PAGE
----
The classical symptoms of intraperitoneal bladder rupture are sudden onset of lower abdominal pain with impaired micturition [4]. Other common symptoms include nausea and vomiting, rigidity and tenderness, and difficulty or inability to void [3]. Our patient presented with some of these common symptoms, including lower abdominal pain and vomiting. In addition, patients with bladder rupture usually have urinary ascites. Autodialysis of urinary ascites across the peritoneum results in the elevation of s-Cr and BUN levels and inability to void, thus mimicking oliguric acute renal failure [1, 7]. However, urinary bladder rupture associated with severe hypercreatinemia is a rare clinical presentation [7] in most cases, since transurethral catheterization promptly resolved the condition diagnosed on the basis of laboratory findings of oliguric acute renal failure [5]. To date, only a few other patients have been reported to require hemodialysis because of acute renal failure caused by bladder rupture [7, 8]. In our case, because our patient’s abdominal pain was initially not very severe, she did not visit our hospital until two days after the pain began. Therefore, on admission she presented with severe, life-threatening hyperkalemia and uremia that required hemodialysis.

For spontaneous bladder rupture, the mortality rate associated with a delay in diagnosis of 24 hours or more is as high as 25%. However, this mortality rate can be minimized by appropriate preoperative diagnosis and prompt surgical correction [4]. A finding of intraperitoneal fluid collection in CT may be useful to detect bladder perforation at an earlier stage but this finding alone does not warrant a definitive diagnosis [9]. Although CT cystography might also be beneficial for the detection of bladder perforation [3], it is difficult to perform in a patient with acute renal failure. Measuring urea and creatinine levels in urine ascites and plasma is a simple and non-invasive diagnostic test to diagnose spontaneous bladder rupture [10]. We did not perform a peritoneal fluid analysis because we did not initially consider the possibility of a spontaneous bladder rupture. Our patient’s s-Cr and BUN levels rapidly improved and her symptoms disappeared after hemodialysis and transurethral catheter implantation, but her urine volume gradually decreased and her symptoms redeveloped after the removal of the transurethral catheter. At that time, we noted the presence of a large number of mesothelial cells in her urine; this finding was suggestive of an intraperitoneal rupture of the bladder. Kumagai et al. previously reported the occurrence of mesothelial cells in the urine of a patient with spontaneous bladder rupture, as in our case [11]. Thus, a thorough urine analysis may contribute to the early diagnosis of intraperitoneal bladder rupture.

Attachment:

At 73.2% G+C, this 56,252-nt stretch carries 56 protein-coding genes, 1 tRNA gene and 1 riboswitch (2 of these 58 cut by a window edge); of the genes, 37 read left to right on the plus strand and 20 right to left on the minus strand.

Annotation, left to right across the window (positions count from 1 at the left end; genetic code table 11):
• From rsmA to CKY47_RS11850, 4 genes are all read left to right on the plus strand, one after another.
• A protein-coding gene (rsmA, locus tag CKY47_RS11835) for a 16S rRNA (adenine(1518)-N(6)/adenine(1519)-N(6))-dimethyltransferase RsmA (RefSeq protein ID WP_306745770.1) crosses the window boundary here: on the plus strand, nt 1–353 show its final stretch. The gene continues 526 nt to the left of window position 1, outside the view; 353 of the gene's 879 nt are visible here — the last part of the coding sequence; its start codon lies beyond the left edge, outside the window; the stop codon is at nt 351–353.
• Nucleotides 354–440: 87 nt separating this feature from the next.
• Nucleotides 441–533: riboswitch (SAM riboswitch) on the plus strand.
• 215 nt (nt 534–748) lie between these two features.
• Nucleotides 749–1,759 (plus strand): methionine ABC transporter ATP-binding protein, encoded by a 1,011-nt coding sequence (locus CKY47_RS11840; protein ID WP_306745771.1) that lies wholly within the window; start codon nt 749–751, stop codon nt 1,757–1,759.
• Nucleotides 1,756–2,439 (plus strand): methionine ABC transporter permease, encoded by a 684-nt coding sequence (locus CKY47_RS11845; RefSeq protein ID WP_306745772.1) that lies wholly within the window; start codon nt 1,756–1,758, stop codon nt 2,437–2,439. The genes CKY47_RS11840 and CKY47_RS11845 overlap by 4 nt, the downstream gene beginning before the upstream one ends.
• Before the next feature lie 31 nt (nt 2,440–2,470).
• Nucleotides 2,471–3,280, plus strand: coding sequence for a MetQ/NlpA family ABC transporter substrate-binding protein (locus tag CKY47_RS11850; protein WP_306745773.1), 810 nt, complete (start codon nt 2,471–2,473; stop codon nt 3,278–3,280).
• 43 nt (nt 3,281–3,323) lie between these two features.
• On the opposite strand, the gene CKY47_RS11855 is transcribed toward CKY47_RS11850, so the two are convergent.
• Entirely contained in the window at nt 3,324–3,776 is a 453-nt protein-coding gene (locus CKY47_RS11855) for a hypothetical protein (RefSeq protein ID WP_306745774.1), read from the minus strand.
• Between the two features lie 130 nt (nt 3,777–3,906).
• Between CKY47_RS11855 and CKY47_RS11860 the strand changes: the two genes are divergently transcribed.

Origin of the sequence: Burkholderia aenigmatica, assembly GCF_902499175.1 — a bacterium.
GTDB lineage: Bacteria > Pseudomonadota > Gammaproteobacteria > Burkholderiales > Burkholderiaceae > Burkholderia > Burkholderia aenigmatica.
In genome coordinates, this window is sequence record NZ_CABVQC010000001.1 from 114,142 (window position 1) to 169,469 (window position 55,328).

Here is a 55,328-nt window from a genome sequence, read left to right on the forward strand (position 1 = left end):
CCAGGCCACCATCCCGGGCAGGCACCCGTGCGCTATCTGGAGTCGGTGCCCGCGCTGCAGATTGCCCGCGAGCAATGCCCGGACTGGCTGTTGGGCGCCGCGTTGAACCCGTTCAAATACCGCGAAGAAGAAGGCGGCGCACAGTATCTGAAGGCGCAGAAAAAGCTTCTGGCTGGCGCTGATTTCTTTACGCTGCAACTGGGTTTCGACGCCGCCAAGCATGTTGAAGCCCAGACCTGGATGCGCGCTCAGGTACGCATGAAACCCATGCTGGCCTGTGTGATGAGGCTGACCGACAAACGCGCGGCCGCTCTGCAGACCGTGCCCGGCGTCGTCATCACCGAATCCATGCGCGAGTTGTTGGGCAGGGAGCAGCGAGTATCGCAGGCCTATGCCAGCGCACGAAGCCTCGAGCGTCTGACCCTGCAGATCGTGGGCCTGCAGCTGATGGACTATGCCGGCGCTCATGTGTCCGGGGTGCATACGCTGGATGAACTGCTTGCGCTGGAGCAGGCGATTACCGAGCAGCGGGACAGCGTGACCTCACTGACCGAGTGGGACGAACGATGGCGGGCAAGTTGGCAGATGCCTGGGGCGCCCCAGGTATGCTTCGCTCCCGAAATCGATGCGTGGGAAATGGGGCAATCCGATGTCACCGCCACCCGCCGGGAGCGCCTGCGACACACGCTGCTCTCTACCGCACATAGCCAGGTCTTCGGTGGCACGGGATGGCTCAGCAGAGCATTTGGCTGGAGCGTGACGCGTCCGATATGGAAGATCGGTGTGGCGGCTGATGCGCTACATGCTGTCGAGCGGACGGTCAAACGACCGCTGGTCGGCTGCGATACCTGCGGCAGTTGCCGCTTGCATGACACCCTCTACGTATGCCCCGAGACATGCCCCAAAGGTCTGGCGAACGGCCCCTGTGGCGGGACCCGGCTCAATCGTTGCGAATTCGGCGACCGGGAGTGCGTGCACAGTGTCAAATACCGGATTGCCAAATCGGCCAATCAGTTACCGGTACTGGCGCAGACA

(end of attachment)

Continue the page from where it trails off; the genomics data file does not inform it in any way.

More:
In cases where mesothelial cells are observed in the patient’s urine, the possibility of an intraperitoneal bladder rupture should be considered. A urine analysis is a simple and non-invasive test that may contribute to the early diagnosis of this condition.




blood urea nitrogen


computed tomography


high-power field


serum creatinine.



The authors thank Dr Nobuhisa Yonemitu and Mr Sunao Katafuchi for cytological diagnosis. The authors did not receive funding for this study.

Authors’ Affiliations

Department of Internal Medicine, Sasebo Chuo Hospital, Nagasaki, Japan
Second Department of Internal Medicine, Nagasaki University School of Medicine, Nagasaki, Japan
Medical Education Development Center, Nagasaki University Hospital, Nagasaki, Japan
Department of Urology, Sasebo City General Hospital, Nagasaki, Japan